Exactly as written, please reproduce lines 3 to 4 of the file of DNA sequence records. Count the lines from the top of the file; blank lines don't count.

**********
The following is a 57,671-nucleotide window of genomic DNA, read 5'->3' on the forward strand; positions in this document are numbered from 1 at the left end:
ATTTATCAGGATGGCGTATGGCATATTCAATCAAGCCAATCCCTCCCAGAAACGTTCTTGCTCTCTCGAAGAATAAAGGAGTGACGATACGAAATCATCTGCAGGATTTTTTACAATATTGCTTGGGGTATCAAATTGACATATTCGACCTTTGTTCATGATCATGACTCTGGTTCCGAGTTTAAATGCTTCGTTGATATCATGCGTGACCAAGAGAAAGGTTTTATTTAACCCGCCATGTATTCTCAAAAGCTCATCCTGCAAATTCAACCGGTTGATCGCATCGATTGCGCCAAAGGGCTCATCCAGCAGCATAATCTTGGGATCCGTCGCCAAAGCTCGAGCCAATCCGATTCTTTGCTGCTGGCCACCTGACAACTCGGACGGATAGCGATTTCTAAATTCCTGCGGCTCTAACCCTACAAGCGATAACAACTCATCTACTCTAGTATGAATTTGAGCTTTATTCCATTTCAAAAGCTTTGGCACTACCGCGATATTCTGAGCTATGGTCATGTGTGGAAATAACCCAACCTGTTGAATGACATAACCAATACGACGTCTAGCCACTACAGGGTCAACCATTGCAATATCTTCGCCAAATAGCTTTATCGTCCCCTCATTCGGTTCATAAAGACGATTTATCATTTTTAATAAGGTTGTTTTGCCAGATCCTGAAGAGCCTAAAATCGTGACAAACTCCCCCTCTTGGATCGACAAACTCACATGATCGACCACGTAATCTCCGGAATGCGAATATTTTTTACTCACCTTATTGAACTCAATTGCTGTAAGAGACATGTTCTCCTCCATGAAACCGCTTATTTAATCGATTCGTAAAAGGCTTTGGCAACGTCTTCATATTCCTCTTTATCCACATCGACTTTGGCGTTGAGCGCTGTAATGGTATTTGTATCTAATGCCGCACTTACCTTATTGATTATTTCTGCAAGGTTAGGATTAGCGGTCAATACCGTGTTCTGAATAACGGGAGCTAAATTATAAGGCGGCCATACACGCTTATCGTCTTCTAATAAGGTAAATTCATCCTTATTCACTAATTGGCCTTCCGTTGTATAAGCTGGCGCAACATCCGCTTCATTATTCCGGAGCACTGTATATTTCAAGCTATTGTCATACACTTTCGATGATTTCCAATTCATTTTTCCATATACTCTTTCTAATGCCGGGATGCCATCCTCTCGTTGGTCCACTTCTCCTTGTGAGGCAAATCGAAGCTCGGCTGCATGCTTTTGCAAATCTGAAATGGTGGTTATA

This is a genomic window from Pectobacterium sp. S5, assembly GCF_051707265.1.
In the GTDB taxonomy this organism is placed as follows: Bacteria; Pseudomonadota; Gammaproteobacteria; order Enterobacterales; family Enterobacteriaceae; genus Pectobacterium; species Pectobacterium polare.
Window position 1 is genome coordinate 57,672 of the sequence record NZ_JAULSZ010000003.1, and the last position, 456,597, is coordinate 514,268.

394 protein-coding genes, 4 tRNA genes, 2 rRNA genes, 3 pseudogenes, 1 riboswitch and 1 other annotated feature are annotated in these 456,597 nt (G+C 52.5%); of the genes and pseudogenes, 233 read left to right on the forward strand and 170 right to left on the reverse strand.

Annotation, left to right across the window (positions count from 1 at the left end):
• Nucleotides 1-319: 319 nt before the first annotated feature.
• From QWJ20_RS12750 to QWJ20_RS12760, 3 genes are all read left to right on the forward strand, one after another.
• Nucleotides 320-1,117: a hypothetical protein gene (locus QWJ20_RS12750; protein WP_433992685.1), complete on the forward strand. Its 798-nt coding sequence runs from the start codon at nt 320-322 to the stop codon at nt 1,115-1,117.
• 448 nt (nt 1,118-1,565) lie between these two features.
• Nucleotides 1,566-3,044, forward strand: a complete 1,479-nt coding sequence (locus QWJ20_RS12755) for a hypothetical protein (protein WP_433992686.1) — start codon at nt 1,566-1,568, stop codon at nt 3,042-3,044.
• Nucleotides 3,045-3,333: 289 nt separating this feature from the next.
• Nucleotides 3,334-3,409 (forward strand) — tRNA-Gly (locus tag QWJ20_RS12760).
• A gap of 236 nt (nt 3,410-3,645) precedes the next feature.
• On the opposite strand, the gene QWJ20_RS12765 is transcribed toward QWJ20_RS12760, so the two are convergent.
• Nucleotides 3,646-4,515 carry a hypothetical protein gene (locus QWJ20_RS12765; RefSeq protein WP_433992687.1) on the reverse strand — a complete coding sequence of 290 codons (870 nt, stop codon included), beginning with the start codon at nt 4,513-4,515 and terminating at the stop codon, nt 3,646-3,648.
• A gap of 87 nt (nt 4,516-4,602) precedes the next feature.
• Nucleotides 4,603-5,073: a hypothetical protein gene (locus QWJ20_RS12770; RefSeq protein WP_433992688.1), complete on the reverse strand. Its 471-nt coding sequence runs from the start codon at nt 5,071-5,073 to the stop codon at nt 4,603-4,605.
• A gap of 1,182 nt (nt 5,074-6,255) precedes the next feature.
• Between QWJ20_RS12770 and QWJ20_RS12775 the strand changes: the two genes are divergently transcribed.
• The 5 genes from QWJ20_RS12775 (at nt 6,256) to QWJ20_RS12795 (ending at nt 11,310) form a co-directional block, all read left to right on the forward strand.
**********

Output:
This is a genomic window from Pectobacterium sp. S5, assembly GCF_051707265.1.
In the GTDB taxonomy this organism is placed as follows: Bacteria; Pseudomonadota; Gammaproteobacteria; order Enterobacterales; family Enterobacteriaceae; genus Pectobacterium; species Pectobacterium polare.